“The big claim you could make is that modern poetry was born in Margate” (Professor David Herd 13/09/15)

On 13th October, Professor David Herd, Head of the School of English at The University of Kent joined The Waste Land Research Group to help us unpack Part III of the poem, ‘The Fire Sermon’, which include the 50 lines of the poem that Eliot wrote whilst in Margate in 1921.

Professor Herd discussed 'The Waste Land' in terms of how Eliot was holding elements of the modern poem together; rejecting regularity in favour of a structure which reflected the state of the world post WWI (as well as his own state of mind following a nervous breakdown). Herd identified some of the motifs Eliot was experimenting with; burning, clutching and connecting, as devices for managing content and holding disparate fragments together, marking the birth of the modern poem. 

Sitting in Margate Museum we also listened to T.S Eliot reading 'The Fire Sermon' and discussed Professor Herds ideas on connectivity in relation to the other sections of the poem. 

Photos: Jenni Deakin.

Monday, 5 October 2015

A Game of Chess: I never know what you are thinking

Artist Rosalie Schweiker joined Waste Land researchers for an evening in the bar at Margate Yacht Club. The session focused on us all getting to know each other as well as the second section of the poem, 'A Game of Chess'. From discussing the last time we'd all played chess, to thinking about assumptions we have of each other and the poem, to identifying snippets, ideas and themes of interest, and scribbling these down on the back of beer mats, it was a fun and productive session. It was also nice to be in a pub discussing the section of the poem that's set in the pub; the context for our exploration following the form of the poem.

Ian Jones and the Commodore of the Yacht Club (who was on the bar) stepped up to give a great improvised rendition of the poem. This included the Commodore reading out the barman's lines 'HURRY UP PLEASE, IT'S TIME' every time they occurred. During this reading the rest of us were tasked with having a sip of our drinks every time the word "I" appeared, tracking the changing subjectivity through this section of the poem.
Discussion at the very end focused on gossip, building a research community, offline connectivity, and how to capture conversations and the energy in a room in a meaningful way. A black book to capture snippets, overheard conversations, images and other material will now be in circulation as an alternative documentation strategy. Thanks Jemma Morgan!

Photos: Jenni Deakin.

Thursday, 24 September 2015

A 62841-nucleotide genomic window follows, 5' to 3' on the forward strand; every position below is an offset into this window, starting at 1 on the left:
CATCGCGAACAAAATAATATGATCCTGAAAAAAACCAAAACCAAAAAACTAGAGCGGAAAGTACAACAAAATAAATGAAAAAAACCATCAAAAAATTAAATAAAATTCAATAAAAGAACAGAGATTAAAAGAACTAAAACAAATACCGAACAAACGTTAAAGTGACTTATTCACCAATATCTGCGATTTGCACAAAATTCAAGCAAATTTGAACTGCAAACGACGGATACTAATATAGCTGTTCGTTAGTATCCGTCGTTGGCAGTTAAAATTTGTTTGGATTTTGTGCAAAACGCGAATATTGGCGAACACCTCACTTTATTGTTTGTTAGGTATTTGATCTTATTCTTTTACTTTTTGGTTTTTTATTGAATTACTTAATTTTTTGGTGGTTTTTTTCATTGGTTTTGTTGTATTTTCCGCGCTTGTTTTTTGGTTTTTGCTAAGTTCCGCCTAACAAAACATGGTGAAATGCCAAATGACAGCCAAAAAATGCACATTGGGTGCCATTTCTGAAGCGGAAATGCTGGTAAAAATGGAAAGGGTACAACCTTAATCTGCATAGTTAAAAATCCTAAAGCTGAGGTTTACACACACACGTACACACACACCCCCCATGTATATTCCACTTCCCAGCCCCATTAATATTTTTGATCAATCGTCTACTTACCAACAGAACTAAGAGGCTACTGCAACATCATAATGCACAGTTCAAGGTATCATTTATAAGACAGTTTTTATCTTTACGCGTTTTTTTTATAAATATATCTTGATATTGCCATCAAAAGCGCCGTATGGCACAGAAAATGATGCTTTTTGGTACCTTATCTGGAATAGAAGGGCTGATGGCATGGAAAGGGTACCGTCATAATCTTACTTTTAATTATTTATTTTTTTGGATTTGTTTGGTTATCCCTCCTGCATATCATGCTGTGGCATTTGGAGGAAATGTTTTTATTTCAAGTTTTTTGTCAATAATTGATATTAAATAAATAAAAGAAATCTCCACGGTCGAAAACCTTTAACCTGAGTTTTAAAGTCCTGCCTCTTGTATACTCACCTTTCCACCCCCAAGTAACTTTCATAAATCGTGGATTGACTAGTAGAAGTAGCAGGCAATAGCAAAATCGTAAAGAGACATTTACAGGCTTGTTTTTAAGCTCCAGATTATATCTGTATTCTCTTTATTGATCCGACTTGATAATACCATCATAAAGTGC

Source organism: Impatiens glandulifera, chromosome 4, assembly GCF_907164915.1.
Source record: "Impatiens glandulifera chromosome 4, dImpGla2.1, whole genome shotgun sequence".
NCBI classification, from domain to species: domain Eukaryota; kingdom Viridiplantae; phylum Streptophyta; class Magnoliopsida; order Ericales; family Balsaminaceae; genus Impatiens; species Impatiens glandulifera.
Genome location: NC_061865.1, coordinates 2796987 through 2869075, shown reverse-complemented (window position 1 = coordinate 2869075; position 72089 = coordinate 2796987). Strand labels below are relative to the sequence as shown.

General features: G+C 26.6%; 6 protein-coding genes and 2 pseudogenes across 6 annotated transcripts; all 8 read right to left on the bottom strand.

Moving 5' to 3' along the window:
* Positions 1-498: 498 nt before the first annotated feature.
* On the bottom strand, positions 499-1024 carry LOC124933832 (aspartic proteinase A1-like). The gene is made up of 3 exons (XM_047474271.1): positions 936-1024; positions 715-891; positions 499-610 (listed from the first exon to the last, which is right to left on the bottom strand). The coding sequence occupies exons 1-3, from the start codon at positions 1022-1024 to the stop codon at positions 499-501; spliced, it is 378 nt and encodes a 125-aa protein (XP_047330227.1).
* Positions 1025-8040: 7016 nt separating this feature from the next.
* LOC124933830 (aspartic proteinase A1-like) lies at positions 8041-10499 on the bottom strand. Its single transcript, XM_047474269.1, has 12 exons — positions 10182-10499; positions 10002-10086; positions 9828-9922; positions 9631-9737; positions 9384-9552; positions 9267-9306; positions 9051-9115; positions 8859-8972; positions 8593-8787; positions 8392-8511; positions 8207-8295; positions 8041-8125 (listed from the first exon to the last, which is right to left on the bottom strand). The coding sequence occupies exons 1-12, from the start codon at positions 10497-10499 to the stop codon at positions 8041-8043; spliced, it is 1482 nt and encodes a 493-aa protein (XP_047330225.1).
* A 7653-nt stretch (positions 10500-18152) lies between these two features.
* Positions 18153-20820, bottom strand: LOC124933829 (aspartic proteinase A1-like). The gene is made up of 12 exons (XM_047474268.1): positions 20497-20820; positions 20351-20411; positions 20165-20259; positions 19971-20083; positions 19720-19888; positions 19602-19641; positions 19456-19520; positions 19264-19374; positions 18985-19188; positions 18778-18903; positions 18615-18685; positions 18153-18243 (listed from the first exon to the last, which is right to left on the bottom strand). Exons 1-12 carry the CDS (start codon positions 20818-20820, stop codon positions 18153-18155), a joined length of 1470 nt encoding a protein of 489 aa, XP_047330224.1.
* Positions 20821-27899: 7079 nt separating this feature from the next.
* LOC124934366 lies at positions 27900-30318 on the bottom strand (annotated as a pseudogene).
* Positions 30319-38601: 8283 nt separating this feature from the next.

Community World Cafe

To introduce local organisations and community interest groups to the developing project, a world cafe took place on the 23rd September, focused on exploring some of the central issues underpinning A Journey with 'The Waste Land'.

The event was a hands on and immersive session. Questions focused on testing out what should be in the exhibition, how best to engage with different types of material and how decision making could be approached. There was a particular focus on teasing out the difference between an exhibition about the poem and an exhibition about visual responses to the poem, and thinking about the connection between text and image.

Moving forward, a series of events for those delving into the research process are happening this autumn to trigger the process of getting acquainted with the poem and each other. There will also be more events to share practice, research and discoveries and shape the overall direction of the project going forward.

From initial conversations a number of areas of interest are already emerging, including the imagery of water in the poem, Margate in 1921-22, women and women's voices in the poem, sound 'music' and the spoken word, mental health and new technology.

It was exciting to start the process of talking with other groups and organisations about what might start to develop in parallel, e.g. music, small exhibitions of work, performances, community events, readings and to keep in touch about options and developments.

Tuesday, 22 September 2015

Developing this website

Drama student Jordan Coverdale, from The University of Kent, has been on an internship at Turner Contemporary to help us develop a website for the project.

Here are Jordan’s thoughts on his experience:

"I first got involved with the project through the Student Ambassador scheme at The University of Kent which offers outreach work to go alongside my studies. When I saw the advert for a post to help develop a website for an exhibition at Turner Contemporary, I was keen to apply due to my interest in online media platforms.

My role was to explore different web options that members from the community (involved in researching the exhibition) could use to share ideas and findings.

Whilst I've created informative websites for projects in the past this is the first time I’ve delved into making a fully interactive site, allowing people to create their own profiles and share content.